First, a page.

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Vanderbilt researcher calls for dismantling racism in STEM fields in newly published commentary

Creating a more equitable work environment for people of color in STEM fields starts with an atmosphere of shared responsibility for combating racism, according to new commentary published Tuesday by a Vanderbilt University professor in the journal Science. 

Ebony Omotola McGee, professor of diversity and STEM education at Vanderbilt Peabody College of education and human development, calls for the dominant culture in STEM fields to step up to provide remedies for dismantling racism in her editorial, “Dismantle racism in science.” 

Faculty of color often disproportionately take on the task of trying to address racial inequalities in science, technology, engineering and mathematics. From institutions appointing faculty members of color to lead anti-racist efforts, asking them to serve on diversity committees and speak on panels about diversity to expecting them to mentor students of color across campus, faculty members of color experience a service burden not shared by their white colleagues. In turn, these colleagues have more time to spend on research that benefits their careers.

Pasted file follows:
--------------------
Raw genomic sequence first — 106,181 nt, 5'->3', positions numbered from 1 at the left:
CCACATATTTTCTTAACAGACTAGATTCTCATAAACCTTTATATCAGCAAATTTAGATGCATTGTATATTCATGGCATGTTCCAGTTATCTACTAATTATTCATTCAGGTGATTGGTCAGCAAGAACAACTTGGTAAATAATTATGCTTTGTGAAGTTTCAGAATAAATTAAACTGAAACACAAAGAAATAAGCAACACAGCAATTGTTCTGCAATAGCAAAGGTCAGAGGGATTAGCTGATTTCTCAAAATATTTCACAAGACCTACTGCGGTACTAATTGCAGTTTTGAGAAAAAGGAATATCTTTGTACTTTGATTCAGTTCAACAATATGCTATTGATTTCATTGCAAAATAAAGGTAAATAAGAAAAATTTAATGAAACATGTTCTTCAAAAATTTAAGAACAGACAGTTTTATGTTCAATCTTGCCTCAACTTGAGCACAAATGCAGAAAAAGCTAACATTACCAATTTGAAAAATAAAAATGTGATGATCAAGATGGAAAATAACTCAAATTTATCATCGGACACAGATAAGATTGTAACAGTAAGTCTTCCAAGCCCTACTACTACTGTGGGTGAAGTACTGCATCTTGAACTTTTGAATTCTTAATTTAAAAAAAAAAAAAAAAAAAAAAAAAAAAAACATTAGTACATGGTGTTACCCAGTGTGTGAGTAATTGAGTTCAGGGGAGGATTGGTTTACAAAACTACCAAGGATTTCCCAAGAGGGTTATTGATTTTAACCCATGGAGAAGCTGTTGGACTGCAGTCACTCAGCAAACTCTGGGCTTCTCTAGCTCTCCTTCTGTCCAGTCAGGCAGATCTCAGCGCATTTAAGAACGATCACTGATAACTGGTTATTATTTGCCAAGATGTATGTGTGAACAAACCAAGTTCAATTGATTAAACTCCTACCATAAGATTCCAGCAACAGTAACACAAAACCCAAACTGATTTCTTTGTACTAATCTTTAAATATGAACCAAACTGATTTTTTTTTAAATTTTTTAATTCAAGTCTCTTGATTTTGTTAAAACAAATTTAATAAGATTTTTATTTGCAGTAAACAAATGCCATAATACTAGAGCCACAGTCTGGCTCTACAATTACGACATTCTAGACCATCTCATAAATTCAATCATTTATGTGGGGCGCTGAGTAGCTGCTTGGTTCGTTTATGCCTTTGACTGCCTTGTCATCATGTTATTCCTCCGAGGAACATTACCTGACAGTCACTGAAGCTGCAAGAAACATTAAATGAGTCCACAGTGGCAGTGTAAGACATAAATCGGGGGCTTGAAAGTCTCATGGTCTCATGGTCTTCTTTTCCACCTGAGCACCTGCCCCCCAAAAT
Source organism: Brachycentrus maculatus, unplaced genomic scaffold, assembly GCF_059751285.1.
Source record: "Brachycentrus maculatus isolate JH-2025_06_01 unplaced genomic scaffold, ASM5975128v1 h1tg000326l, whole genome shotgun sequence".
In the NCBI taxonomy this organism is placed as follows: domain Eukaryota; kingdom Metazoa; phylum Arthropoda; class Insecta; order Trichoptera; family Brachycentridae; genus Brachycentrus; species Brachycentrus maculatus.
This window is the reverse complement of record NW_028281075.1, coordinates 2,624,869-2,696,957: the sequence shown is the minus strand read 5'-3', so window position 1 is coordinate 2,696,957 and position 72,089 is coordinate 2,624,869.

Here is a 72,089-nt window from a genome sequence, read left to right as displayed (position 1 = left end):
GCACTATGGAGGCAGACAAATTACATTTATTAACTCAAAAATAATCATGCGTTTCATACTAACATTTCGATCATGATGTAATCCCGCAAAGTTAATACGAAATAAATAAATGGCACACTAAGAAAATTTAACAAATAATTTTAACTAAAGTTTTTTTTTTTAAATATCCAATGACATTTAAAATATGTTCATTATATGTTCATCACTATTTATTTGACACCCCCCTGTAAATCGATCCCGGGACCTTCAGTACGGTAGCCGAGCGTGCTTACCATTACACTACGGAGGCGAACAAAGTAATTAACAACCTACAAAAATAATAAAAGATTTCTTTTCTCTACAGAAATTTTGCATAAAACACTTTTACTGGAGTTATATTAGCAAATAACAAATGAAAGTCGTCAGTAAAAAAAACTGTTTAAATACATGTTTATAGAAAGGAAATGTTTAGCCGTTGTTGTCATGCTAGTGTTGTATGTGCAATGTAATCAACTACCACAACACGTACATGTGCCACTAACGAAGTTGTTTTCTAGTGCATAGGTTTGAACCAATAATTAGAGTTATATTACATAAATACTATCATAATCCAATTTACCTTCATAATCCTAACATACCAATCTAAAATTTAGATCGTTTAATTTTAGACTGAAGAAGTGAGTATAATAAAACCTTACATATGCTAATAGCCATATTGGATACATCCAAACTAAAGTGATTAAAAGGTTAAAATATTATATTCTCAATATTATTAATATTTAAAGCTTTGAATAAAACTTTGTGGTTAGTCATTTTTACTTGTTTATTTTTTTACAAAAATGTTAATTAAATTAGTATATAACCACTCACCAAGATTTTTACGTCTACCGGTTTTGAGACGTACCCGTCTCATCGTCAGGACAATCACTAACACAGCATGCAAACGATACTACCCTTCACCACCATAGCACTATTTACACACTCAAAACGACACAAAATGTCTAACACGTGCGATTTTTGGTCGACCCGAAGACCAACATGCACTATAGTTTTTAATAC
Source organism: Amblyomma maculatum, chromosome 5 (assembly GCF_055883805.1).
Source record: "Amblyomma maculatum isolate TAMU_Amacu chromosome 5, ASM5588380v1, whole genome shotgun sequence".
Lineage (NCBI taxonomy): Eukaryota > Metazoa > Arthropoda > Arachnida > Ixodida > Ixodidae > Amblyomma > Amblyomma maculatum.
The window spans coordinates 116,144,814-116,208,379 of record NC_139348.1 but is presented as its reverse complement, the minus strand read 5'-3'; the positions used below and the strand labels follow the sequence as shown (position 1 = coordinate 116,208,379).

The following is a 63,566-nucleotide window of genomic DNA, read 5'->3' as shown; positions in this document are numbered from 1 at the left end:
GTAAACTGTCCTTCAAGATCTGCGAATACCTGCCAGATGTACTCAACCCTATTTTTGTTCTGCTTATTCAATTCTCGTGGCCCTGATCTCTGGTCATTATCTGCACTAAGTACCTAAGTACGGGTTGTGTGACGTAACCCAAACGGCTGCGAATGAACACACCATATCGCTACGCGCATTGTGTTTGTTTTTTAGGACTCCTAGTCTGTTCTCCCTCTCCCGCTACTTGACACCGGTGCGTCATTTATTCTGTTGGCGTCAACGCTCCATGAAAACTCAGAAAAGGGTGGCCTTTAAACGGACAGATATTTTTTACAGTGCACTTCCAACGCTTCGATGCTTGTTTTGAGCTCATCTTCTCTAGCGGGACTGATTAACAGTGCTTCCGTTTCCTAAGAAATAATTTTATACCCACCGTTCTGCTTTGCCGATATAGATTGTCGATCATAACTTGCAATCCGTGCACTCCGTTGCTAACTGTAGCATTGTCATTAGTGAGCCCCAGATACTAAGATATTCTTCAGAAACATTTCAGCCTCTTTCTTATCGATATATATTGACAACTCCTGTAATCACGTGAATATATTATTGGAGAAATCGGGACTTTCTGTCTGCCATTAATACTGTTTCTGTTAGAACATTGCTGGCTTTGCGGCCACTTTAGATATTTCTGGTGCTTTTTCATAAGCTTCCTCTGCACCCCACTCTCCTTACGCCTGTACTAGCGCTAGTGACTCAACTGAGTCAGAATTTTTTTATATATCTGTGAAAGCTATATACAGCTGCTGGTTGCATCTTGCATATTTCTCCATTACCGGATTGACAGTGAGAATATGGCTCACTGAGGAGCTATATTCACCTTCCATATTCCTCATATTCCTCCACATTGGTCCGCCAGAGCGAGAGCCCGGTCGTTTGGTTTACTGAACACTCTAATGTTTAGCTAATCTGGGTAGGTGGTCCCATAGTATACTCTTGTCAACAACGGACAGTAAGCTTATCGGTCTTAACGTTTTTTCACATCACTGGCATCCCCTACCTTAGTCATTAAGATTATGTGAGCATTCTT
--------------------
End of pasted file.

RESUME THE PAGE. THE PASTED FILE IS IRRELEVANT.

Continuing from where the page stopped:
Ebony Omotola McGee (Vanderbilt)

The imbalance can be fixed by creating STEM ecosystems that distribute the responsibility of dismantling racism to everyone, and not just faculty of color, McGee’s commentary states. 

“Anti-racism work is hard work, but unless actions move beyond simply tossing about diversity and equity buzzwords, people of color will remain underrepresented in STEM fields. And the United States will continue to miss out on the STEM talent and innovation that exist within communities of color,” McGee writes. 

McGee’s new commentary builds on her research on disrupting racial and gender disparities in the STEM workforce. In 2019, McGee received a $593,957 grant from the National Science Foundation to study why people of color remain underrepresented and marginalized throughout engineering training and employment. The project, Understanding Employment Trajectories of Racially Minoritized Engineering PhDs, has involved surveying professionals who left engineering jobs for non-engineering positions and the role inequities may have played in their decisions. The grant also includes interviewing people who are still currently working in engineering/STEM and how they persist. 

McGee’s grant allows her a chance to further explore an issue known as equity ethic. Equity ethic suggests that people of color want to infuse racial and social justice in their STEM occupations and that they feel a disconnect with STEM industries that focus on profits over racial justice.

She has several other research collaborations underway on related topics.